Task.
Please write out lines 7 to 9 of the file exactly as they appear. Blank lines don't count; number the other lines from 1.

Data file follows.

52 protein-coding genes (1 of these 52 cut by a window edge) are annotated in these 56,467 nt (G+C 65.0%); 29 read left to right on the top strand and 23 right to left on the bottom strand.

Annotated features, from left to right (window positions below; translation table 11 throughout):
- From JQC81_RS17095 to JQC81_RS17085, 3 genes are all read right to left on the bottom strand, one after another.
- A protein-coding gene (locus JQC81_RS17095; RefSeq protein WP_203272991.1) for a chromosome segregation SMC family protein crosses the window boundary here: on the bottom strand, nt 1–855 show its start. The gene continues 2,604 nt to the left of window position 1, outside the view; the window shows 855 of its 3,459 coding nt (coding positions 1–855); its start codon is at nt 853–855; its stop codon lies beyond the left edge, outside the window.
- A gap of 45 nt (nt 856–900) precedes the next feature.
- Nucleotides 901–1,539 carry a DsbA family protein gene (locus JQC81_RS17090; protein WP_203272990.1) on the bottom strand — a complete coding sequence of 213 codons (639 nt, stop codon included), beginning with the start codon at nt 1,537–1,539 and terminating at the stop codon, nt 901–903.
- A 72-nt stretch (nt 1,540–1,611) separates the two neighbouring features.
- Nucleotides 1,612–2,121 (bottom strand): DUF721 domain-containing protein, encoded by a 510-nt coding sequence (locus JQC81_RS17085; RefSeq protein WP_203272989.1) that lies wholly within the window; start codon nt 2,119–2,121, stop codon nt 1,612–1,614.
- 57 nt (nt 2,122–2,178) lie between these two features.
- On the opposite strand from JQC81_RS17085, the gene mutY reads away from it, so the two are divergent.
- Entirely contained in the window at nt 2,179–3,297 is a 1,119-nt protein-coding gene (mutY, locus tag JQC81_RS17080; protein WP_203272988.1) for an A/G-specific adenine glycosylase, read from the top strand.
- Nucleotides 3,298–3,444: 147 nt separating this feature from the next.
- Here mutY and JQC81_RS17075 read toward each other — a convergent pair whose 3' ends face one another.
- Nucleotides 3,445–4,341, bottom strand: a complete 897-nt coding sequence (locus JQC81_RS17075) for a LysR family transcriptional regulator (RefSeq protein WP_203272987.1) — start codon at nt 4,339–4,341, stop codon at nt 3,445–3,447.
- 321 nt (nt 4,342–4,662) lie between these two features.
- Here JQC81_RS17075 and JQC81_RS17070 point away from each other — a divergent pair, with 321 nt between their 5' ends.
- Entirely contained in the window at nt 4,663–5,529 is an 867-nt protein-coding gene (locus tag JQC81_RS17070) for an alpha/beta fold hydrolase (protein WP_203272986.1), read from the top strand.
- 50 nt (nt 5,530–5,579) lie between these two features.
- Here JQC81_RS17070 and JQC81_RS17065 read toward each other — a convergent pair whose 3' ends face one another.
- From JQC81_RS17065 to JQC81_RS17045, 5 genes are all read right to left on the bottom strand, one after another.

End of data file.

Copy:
- A 72-nt stretch (nt 1,540–1,611) separates the two neighbouring features.
- Nucleotides 1,612–2,121 (bottom strand): DUF721 domain-containing protein, encoded by a 510-nt coding sequence (locus JQC81_RS17085; RefSeq protein WP_203272989.1) that lies wholly within the window; start codon nt 2,119–2,121, stop codon nt 1,612–1,614.
- 57 nt (nt 2,122–2,178) lie between these two features.